Marissa Mayer

On her first day as the CEO of Yahoo, Marissa Mayer entered her new offices and found poster sized photos of herself on the walls, some labeled with the word “hope.”

That was in 2012.

Now, in 2016, “hope” is no longer a word often associated with Marissa Mayer.

As the center of a whirlwind of controversy based on her career and personal life, Marissa Mayer has been mercilessly mocked.

Her laugh has gone viral and her employees have given her the nickname Evita.

She’s under fire for lavish overspending, particularly for her parties and over the top Wizard of Oz photo shoot.

Worse, more than one third of Yahoo’s employees have left, and 34% feel the company isn’t well managed. Long feared layoffs recently became a reality.

Has she met all the goals she set out for herself and the company and kept all of her promises? Not exactly.

But that doesn’t necessarily mean the bad press and controversy are deserved, and that she is to blame for all of Yahoo’s problems.

When Marissa Mayer took over, Yahoo was already in a bad way. At the time, nobody had ever saved an internet company in a similar situation, and she was the 7th person to try to save Yahoo.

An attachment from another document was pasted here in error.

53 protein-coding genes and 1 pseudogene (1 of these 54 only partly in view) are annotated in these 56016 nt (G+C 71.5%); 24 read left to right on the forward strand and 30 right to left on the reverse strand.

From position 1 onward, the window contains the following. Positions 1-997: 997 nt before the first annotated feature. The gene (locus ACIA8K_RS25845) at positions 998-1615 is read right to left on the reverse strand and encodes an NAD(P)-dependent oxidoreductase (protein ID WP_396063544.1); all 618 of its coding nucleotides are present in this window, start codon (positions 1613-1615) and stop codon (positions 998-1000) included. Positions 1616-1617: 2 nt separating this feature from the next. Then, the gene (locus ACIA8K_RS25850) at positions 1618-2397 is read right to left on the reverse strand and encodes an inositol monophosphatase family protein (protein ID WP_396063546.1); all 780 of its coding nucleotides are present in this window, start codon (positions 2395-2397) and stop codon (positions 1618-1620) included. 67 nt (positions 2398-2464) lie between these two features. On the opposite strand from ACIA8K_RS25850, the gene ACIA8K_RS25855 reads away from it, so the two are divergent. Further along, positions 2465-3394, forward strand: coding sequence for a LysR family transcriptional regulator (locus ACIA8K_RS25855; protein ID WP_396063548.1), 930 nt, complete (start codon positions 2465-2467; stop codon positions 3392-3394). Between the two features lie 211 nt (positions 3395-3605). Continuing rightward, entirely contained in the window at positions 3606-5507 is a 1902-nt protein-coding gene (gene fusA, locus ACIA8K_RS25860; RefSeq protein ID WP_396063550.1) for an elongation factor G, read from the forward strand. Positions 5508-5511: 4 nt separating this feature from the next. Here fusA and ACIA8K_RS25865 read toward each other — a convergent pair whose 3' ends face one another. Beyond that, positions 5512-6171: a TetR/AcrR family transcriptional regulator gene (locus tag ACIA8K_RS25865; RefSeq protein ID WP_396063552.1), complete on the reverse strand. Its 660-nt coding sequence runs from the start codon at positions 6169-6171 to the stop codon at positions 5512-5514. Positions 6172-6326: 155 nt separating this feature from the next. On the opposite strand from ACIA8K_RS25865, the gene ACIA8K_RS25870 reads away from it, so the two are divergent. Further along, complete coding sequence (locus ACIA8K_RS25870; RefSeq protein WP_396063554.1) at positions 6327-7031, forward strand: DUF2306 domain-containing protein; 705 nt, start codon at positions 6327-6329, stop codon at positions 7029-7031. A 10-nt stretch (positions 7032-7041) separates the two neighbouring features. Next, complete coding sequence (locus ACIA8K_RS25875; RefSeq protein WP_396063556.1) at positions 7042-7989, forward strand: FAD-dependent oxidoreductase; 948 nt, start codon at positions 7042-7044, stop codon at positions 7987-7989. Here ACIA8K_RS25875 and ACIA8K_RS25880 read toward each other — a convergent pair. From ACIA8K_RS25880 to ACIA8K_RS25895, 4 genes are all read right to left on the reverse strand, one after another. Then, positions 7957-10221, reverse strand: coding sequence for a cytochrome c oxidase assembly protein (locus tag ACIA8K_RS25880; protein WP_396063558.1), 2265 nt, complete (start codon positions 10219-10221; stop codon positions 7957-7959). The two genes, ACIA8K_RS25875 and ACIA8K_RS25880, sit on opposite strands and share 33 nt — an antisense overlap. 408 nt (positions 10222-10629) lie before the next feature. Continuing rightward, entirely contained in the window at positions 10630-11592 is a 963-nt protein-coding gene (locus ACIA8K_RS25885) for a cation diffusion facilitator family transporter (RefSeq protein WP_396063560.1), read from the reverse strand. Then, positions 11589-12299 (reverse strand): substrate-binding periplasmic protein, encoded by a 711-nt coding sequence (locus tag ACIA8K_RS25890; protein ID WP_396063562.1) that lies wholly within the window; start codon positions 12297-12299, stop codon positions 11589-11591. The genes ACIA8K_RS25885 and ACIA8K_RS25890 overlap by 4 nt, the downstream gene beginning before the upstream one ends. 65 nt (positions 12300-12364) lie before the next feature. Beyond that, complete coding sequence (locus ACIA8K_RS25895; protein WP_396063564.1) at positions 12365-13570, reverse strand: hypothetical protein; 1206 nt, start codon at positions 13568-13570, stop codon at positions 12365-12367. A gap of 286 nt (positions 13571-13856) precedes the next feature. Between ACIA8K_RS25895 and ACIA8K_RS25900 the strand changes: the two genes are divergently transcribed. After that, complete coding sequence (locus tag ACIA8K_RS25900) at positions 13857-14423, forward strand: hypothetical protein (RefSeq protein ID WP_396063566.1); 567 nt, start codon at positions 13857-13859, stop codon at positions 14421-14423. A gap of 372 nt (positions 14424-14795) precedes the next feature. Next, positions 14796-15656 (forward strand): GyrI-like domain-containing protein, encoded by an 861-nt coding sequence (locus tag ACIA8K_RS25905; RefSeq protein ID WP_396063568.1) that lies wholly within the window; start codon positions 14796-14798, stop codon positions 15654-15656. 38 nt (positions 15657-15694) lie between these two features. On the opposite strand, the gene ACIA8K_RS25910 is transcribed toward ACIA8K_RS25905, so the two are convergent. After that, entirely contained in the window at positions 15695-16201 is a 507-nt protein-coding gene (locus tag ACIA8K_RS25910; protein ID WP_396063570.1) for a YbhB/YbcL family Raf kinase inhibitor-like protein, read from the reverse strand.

Over the course of the career, and probably her lifetime, Marissa Mayer has shown that she has many leadership qualities that make her an asset to any company, including Yahoo.  

It’s time to ignore the rumors. It’s time to stop the hate. 

When it comes to Marissa Mayer, it’s time to listen and learn.

Here are six ways you can follow in her footsteps and become a stronger leader: 

1. Be Driven

“I like to get myself in over my head.”  ~ Marissa Mayer

In 1993, when freshman Marissa Mayer signed up for her first computer science course at Stanford, she went to the campus bookstore to buy her first computer. 

When she brought it back to her dorm room, she didn’t even know how to turn it on.

Just a few years later, she was a head TA in the computer science department, and by the time she graduated, she had fourteen job offers and went on to become the first female engineer at Google.

By 33, she was the youngest woman to ever be on Fortune’s List of Most Powerful Women.

By 40, she had earned over $500 million dollars.